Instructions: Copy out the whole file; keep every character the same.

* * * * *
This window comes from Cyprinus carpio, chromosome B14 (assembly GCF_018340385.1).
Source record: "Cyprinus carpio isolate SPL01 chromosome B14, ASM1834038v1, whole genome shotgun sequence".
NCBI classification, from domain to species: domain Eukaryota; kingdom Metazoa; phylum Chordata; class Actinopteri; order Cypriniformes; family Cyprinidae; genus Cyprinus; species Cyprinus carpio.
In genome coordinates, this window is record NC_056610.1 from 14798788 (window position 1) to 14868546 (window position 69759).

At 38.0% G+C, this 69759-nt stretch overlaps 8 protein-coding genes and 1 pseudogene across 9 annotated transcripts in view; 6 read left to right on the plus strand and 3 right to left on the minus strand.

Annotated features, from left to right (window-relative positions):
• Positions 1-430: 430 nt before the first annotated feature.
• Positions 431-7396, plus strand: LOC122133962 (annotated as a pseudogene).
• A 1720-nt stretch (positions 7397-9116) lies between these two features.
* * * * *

This window comes from Cyprinus carpio, chromosome B14 (assembly GCF_018340385.1).
Source record: "Cyprinus carpio isolate SPL01 chromosome B14, ASM1834038v1, whole genome shotgun sequence".
NCBI classification, from domain to species: domain Eukaryota; kingdom Metazoa; phylum Chordata; class Actinopteri; order Cypriniformes; family Cyprinidae; genus Cyprinus; species Cyprinus carpio.
In genome coordinates, this window is record NC_056610.1 from 14798788 (window position 1) to 14868546 (window position 69759).

At 38.0% G+C, this 69759-nt stretch overlaps 8 protein-coding genes and 1 pseudogene across 9 annotated transcripts in view; 6 read left to right on the plus strand and 3 right to left on the minus strand.

Annotated features, from left to right (window-relative positions):
• Positions 1-430: 430 nt before the first annotated feature.
• Positions 431-7396, plus strand: LOC122133962 (annotated as a pseudogene).
• A 1720-nt stretch (positions 7397-9116) lies between these two features.